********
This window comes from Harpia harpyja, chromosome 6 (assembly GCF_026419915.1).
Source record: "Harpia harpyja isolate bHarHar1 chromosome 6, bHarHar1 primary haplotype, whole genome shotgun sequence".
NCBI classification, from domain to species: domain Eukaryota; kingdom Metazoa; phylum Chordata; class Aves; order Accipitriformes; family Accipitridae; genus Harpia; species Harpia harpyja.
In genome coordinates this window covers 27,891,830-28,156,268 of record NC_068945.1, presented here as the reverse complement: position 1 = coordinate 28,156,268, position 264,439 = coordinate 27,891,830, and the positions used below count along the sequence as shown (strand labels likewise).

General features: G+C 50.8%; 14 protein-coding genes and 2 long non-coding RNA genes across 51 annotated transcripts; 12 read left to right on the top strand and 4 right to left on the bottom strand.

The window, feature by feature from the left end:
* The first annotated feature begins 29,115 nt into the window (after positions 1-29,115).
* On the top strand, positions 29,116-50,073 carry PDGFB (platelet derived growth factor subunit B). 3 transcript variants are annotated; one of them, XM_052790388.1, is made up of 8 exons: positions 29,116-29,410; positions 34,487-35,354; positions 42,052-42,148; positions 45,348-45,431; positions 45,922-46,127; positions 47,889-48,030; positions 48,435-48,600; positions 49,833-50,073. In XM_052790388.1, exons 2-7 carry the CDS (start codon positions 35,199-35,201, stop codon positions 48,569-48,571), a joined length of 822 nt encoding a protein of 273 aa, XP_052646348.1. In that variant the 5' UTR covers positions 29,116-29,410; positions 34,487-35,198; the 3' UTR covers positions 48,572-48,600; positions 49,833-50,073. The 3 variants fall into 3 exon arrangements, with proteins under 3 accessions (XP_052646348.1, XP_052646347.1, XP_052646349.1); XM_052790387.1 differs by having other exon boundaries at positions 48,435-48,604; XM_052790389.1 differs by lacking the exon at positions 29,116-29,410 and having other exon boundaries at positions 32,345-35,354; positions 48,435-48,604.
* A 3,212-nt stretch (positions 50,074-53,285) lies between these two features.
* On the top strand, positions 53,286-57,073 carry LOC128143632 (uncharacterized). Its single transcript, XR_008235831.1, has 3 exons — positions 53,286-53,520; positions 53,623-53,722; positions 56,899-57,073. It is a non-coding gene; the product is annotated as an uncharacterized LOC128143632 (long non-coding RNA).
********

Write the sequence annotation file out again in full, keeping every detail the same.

This window comes from Harpia harpyja, chromosome 6 (assembly GCF_026419915.1).
Source record: "Harpia harpyja isolate bHarHar1 chromosome 6, bHarHar1 primary haplotype, whole genome shotgun sequence".
NCBI classification, from domain to species: domain Eukaryota; kingdom Metazoa; phylum Chordata; class Aves; order Accipitriformes; family Accipitridae; genus Harpia; species Harpia harpyja.
In genome coordinates this window covers 27,891,830-28,156,268 of record NC_068945.1, presented here as the reverse complement: position 1 = coordinate 28,156,268, position 264,439 = coordinate 27,891,830, and the positions used below count along the sequence as shown (strand labels likewise).

General features: G+C 50.8%; 14 protein-coding genes and 2 long non-coding RNA genes across 51 annotated transcripts; 12 read left to right on the top strand and 4 right to left on the bottom strand.

The window, feature by feature from the left end:
* The first annotated feature begins 29,115 nt into the window (after positions 1-29,115).
* On the top strand, positions 29,116-50,073 carry PDGFB (platelet derived growth factor subunit B). 3 transcript variants are annotated; one of them, XM_052790388.1, is made up of 8 exons: positions 29,116-29,410; positions 34,487-35,354; positions 42,052-42,148; positions 45,348-45,431; positions 45,922-46,127; positions 47,889-48,030; positions 48,435-48,600; positions 49,833-50,073. In XM_052790388.1, exons 2-7 carry the CDS (start codon positions 35,199-35,201, stop codon positions 48,569-48,571), a joined length of 822 nt encoding a protein of 273 aa, XP_052646348.1. In that variant the 5' UTR covers positions 29,116-29,410; positions 34,487-35,198; the 3' UTR covers positions 48,572-48,600; positions 49,833-50,073. The 3 variants fall into 3 exon arrangements, with proteins under 3 accessions (XP_052646348.1, XP_052646347.1, XP_052646349.1); XM_052790387.1 differs by having other exon boundaries at positions 48,435-48,604; XM_052790389.1 differs by lacking the exon at positions 29,116-29,410 and having other exon boundaries at positions 32,345-35,354; positions 48,435-48,604.
* A 3,212-nt stretch (positions 50,074-53,285) lies between these two features.
* On the top strand, positions 53,286-57,073 carry LOC128143632 (uncharacterized). Its single transcript, XR_008235831.1, has 3 exons — positions 53,286-53,520; positions 53,623-53,722; positions 56,899-57,073. It is a non-coding gene; the product is annotated as an uncharacterized LOC128143632 (long non-coding RNA).